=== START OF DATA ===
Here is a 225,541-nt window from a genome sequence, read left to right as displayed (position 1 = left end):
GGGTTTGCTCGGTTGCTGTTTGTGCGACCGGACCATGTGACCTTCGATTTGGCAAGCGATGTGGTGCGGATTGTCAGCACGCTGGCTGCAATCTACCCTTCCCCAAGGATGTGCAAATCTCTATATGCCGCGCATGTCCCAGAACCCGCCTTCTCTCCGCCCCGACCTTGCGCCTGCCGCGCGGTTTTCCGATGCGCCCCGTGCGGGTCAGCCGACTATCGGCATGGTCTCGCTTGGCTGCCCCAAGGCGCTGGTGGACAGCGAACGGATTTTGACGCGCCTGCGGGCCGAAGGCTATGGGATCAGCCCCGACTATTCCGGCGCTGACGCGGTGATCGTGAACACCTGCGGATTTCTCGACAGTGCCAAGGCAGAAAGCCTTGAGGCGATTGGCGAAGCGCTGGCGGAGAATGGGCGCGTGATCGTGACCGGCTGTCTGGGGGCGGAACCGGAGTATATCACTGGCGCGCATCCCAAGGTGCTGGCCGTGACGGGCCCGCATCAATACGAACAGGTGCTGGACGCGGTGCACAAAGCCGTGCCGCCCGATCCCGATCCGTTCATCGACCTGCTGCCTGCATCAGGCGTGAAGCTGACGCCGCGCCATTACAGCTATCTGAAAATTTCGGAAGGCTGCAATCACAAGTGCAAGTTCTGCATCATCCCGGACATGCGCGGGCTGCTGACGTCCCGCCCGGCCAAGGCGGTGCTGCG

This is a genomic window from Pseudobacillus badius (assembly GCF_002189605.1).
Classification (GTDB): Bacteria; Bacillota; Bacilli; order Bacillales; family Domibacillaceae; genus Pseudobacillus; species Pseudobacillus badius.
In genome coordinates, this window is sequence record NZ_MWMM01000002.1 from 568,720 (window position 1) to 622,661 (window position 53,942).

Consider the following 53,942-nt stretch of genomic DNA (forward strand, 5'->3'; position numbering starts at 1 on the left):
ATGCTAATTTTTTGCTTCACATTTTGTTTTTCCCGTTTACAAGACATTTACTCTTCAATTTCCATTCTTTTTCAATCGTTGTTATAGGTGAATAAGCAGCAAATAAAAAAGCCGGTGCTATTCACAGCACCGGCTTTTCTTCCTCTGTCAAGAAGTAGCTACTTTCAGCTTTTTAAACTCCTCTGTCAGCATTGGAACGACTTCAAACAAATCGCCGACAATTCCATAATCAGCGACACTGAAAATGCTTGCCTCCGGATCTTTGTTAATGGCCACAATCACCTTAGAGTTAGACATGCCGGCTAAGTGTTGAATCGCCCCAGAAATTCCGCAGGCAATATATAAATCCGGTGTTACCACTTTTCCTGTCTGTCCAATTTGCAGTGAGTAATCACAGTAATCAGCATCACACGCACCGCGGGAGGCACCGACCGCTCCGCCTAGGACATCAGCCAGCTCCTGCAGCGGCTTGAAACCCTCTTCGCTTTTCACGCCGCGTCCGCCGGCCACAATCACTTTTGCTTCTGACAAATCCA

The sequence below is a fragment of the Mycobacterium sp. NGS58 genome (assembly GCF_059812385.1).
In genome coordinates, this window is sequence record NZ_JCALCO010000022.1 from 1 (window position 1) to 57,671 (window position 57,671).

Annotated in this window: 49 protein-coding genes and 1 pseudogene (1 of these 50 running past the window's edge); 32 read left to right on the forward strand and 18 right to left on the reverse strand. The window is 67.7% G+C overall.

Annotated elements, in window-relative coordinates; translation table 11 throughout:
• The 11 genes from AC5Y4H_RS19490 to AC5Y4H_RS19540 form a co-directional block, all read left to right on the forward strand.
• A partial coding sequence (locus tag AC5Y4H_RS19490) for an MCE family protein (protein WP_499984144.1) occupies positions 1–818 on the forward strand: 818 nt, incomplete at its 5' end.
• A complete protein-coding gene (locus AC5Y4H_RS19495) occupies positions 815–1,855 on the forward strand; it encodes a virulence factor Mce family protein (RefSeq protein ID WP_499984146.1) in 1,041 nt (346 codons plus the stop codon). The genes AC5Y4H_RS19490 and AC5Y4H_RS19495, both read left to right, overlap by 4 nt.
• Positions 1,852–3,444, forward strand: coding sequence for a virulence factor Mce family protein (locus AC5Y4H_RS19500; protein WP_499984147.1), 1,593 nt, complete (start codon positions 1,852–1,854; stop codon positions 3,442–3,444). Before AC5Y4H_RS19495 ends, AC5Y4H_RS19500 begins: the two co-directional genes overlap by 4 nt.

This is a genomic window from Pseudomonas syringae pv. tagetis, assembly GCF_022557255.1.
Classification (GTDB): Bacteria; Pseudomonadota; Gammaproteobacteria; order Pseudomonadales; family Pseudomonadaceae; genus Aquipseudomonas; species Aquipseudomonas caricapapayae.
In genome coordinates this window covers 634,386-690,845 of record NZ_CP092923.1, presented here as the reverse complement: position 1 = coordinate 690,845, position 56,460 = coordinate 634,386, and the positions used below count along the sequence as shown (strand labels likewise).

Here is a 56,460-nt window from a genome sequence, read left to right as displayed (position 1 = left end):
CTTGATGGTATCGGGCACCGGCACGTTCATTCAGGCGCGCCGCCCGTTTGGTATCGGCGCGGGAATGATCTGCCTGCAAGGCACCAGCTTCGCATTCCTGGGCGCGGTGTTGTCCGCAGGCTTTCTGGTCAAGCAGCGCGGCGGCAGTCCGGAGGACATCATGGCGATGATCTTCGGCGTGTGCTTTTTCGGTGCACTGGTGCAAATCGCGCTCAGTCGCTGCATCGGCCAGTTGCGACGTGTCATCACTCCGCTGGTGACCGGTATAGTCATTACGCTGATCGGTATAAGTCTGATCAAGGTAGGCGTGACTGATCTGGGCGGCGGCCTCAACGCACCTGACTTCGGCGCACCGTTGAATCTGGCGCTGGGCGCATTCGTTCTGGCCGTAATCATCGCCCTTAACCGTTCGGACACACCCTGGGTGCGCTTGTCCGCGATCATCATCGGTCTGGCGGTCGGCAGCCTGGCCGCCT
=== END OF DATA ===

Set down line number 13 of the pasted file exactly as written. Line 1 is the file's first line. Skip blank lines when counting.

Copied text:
• A partial coding sequence (locus tag AC5Y4H_RS19490) for an MCE family protein (protein WP_499984144.1) occupies positions 1–818 on the forward strand: 818 nt, incomplete at its 5' end.